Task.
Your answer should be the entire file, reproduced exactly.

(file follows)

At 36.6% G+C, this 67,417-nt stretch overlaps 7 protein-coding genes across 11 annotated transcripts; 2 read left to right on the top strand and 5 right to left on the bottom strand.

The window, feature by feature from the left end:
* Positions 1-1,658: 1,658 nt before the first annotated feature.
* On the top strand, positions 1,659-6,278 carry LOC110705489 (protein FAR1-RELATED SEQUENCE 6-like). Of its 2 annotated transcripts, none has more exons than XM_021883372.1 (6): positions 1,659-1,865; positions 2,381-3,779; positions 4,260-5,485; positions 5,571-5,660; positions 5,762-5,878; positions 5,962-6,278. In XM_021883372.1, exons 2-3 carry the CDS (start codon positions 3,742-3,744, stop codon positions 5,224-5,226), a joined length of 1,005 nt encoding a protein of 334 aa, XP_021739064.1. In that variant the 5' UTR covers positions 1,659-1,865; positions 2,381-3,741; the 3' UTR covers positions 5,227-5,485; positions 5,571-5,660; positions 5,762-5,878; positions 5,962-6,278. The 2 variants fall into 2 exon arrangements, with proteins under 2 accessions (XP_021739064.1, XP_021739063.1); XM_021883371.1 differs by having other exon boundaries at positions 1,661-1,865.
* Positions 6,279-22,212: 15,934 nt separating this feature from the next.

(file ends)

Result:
At 36.6% G+C, this 67,417-nt stretch overlaps 7 protein-coding genes across 11 annotated transcripts; 2 read left to right on the top strand and 5 right to left on the bottom strand.

The window, feature by feature from the left end:
* Positions 1-1,658: 1,658 nt before the first annotated feature.
* On the top strand, positions 1,659-6,278 carry LOC110705489 (protein FAR1-RELATED SEQUENCE 6-like). Of its 2 annotated transcripts, none has more exons than XM_021883372.1 (6): positions 1,659-1,865; positions 2,381-3,779; positions 4,260-5,485; positions 5,571-5,660; positions 5,762-5,878; positions 5,962-6,278. In XM_021883372.1, exons 2-3 carry the CDS (start codon positions 3,742-3,744, stop codon positions 5,224-5,226), a joined length of 1,005 nt encoding a protein of 334 aa, XP_021739064.1. In that variant the 5' UTR covers positions 1,659-1,865; positions 2,381-3,741; the 3' UTR covers positions 5,227-5,485; positions 5,571-5,660; positions 5,762-5,878; positions 5,962-6,278. The 2 variants fall into 2 exon arrangements, with proteins under 2 accessions (XP_021739064.1, XP_021739063.1); XM_021883371.1 differs by having other exon boundaries at positions 1,661-1,865.
* Positions 6,279-22,212: 15,934 nt separating this feature from the next.